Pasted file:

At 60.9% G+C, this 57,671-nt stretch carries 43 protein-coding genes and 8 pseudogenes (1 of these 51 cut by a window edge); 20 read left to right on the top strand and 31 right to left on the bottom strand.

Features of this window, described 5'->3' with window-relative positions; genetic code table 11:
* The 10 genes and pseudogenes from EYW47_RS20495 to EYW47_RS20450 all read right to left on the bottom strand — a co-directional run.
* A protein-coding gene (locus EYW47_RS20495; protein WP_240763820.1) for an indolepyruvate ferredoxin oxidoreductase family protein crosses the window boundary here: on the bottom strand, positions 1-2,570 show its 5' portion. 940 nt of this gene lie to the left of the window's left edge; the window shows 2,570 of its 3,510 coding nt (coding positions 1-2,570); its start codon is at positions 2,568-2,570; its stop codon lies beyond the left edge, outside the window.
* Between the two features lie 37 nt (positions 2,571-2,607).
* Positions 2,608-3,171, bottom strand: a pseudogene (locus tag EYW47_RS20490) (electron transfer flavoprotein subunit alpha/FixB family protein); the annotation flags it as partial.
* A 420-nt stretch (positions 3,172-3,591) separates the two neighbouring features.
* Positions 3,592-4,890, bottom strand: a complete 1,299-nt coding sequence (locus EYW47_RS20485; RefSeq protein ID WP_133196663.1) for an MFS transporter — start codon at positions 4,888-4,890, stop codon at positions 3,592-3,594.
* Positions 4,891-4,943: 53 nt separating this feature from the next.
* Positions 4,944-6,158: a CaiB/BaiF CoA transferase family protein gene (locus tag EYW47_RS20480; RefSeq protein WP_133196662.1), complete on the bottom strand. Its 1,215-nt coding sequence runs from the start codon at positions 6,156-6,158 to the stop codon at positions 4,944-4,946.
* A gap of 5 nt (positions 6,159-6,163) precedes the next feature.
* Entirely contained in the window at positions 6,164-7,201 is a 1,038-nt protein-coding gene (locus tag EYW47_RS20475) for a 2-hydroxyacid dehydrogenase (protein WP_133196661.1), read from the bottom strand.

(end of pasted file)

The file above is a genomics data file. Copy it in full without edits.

At 60.9% G+C, this 57,671-nt stretch carries 43 protein-coding genes and 8 pseudogenes (1 of these 51 cut by a window edge); 20 read left to right on the top strand and 31 right to left on the bottom strand.

Features of this window, described 5'->3' with window-relative positions; genetic code table 11:
* The 10 genes and pseudogenes from EYW47_RS20495 to EYW47_RS20450 all read right to left on the bottom strand — a co-directional run.
* A protein-coding gene (locus EYW47_RS20495; protein WP_240763820.1) for an indolepyruvate ferredoxin oxidoreductase family protein crosses the window boundary here: on the bottom strand, positions 1-2,570 show its 5' portion. 940 nt of this gene lie to the left of the window's left edge; the window shows 2,570 of its 3,510 coding nt (coding positions 1-2,570); its start codon is at positions 2,568-2,570; its stop codon lies beyond the left edge, outside the window.
* Between the two features lie 37 nt (positions 2,571-2,607).
* Positions 2,608-3,171, bottom strand: a pseudogene (locus tag EYW47_RS20490) (electron transfer flavoprotein subunit alpha/FixB family protein); the annotation flags it as partial.
* A 420-nt stretch (positions 3,172-3,591) separates the two neighbouring features.
* Positions 3,592-4,890, bottom strand: a complete 1,299-nt coding sequence (locus EYW47_RS20485; RefSeq protein ID WP_133196663.1) for an MFS transporter — start codon at positions 4,888-4,890, stop codon at positions 3,592-3,594.
* Positions 4,891-4,943: 53 nt separating this feature from the next.
* Positions 4,944-6,158: a CaiB/BaiF CoA transferase family protein gene (locus tag EYW47_RS20480; RefSeq protein WP_133196662.1), complete on the bottom strand. Its 1,215-nt coding sequence runs from the start codon at positions 6,156-6,158 to the stop codon at positions 4,944-4,946.
* A gap of 5 nt (positions 6,159-6,163) precedes the next feature.
* Entirely contained in the window at positions 6,164-7,201 is a 1,038-nt protein-coding gene (locus tag EYW47_RS20475) for a 2-hydroxyacid dehydrogenase (protein WP_133196661.1), read from the bottom strand.